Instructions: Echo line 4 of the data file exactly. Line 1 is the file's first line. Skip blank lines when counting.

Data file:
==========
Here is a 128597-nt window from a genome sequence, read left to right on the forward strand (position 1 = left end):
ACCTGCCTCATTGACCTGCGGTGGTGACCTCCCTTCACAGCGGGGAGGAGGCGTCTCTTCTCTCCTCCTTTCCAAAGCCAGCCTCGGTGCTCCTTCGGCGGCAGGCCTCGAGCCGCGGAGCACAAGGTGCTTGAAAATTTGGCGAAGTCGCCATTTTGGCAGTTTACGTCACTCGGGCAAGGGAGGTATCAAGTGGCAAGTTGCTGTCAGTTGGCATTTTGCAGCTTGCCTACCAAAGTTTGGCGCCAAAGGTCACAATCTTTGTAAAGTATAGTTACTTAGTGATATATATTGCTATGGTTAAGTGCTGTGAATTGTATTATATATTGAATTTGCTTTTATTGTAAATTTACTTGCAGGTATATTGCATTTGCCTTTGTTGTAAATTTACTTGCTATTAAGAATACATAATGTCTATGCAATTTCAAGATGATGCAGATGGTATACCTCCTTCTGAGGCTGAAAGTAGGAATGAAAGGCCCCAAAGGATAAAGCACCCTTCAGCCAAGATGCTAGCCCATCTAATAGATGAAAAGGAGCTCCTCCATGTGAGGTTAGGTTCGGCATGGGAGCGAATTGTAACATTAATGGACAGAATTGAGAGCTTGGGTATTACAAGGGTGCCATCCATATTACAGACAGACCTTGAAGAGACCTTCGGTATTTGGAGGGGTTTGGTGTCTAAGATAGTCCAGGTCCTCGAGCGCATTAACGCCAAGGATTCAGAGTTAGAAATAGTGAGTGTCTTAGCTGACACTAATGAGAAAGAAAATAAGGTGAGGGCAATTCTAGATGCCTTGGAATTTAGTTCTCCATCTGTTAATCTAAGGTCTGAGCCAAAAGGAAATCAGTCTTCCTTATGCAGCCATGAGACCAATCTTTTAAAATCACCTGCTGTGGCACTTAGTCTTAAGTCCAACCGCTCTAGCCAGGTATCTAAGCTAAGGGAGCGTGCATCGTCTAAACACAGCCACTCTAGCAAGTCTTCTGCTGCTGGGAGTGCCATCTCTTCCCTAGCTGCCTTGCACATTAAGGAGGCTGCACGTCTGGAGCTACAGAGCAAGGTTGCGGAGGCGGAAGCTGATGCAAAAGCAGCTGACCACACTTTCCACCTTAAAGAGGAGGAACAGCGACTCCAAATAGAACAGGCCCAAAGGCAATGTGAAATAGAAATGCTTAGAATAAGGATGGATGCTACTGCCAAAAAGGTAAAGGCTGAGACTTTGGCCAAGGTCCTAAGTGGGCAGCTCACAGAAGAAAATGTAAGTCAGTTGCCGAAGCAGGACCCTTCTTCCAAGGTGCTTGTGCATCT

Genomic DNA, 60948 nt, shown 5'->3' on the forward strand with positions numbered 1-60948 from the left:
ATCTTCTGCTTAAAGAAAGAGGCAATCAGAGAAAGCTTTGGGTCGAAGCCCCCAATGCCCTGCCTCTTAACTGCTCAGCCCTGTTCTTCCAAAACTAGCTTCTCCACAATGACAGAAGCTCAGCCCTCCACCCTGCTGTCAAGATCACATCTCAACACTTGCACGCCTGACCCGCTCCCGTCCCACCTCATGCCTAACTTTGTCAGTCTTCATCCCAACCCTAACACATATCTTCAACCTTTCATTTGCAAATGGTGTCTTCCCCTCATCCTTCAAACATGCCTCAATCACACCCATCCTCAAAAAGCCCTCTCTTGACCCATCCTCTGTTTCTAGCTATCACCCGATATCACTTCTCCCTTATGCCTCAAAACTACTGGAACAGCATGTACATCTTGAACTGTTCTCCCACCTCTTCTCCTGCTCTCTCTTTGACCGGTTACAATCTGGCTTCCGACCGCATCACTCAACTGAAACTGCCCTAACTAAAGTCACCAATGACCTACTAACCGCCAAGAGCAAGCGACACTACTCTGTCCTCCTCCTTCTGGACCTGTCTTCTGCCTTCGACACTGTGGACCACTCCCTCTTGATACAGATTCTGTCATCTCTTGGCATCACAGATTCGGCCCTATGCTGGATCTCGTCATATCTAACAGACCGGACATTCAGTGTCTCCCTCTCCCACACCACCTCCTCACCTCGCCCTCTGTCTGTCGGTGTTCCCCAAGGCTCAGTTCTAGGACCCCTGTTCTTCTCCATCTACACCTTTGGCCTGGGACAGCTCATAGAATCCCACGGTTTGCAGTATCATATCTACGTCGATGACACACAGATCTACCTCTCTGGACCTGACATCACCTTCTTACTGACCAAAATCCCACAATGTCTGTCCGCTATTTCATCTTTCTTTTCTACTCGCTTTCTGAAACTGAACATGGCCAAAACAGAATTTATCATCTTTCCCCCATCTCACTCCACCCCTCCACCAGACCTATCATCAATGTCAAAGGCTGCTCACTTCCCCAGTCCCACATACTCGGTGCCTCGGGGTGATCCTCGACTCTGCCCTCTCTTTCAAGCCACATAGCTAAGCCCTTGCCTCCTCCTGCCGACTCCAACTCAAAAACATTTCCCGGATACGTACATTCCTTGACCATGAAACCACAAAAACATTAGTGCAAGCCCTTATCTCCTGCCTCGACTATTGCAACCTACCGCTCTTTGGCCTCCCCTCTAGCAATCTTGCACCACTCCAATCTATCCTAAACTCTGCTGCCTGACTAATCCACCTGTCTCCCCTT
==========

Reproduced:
ATCTTCTGCTTAAAGAAAGAGGCAATCAGAGAAAGCTTTGGGTCGAAGCCCCCAATGCCCTGCCTCTTAACTGCTCAGCCCTGTTCTTCCAAAACTAGCTTCTCCACAATGACAGAAGCTCAGCCCTCCACCCTGCTGTCAAGATCACATCTCAACACTTGCACGCCTGACCCGCTCCCGTCCCACCTCATGCCTAACTTTGTCAGTCTTCATCCCAACCCTAACACATATCTTCAACCTTTCATTTGCAAATGGTGTCTTCCCCTCATCCTTCAAACATGCCTCAATCACACCCATCCTCAAAAAGCCCTCTCTTGACCCATCCTCTGTTTCTAGCTATCACCCGATATCACTTCTCCCTTATGCCTCAAAACTACTGGAACAGCATGTACATCTTGAACTGTTCTCCCACCTCTTCTCCTGCTCTCTCTTTGACCGGTTACAATCTGGCTTCCGACCGCATCACTCAACTGAAACTGCCCTAACTAAAGTCACCAATGACCTACTAACCGCCAAGAGCAAGCGACACTACTCTGTCCTCCTCCTTCTGGACCTGTCTTCTGCCTTCGACACTGTGGACCACTCCCTCTTGATACAGATTCTGTCATCTCTTGGCATCACAGATTCGGCCCTATGCTGGATCTCGTCATATCTAACAGACCGGACATTCAGTGTCTCCCTCTCCCACACCACCTCCTCACCTCGCCCTCTGTCTGTCGGTGTTCCCCAAGGCTCAGTTCTAGGACCCCTGTTCTTCTCCATCTACACCTTTGGCCTGGGACAGCTCATAGAATCCCACGGTTTGCAGTATCATATCTACGTCGATGACACACAGATCTACCTCTCTGGACCTGACATCACCTTCTTACTGACCAAAATCCCACAATGTCTGTCCGCTATTTCATCTTTCTTTTCTACTCGCTTTCTGAAACTGAACATGGCCAAAACAGAATTTATCATCTTTCCCCCATCTCACTCCACCCCTCCACCAGACCTATCATCAATGTCAAAGGCTGCTCACTTCCCCAGTCCCACATACTCGGTGCCTCGGGGTGATCCTCGACTCTGCCCTCTCTTTCAAGCCACATAGCTAAGCCCTTGCCTCCTCCTGCCGACTCCAACTCAAAAACATTTCCCGGATACGTACATTCCTTGACCATGAAACCACAAAAACATTAGTGCAAGCCCTTATCTCCTGCCTCGACTATTGCAACCTACCGCTCTTTGGCCTCCCCTCTAGCAATCTTGCACCACTCCAATCTATCCTAAACTCTGCTGCCTGACTAATCCACCTGTCTCCCCTT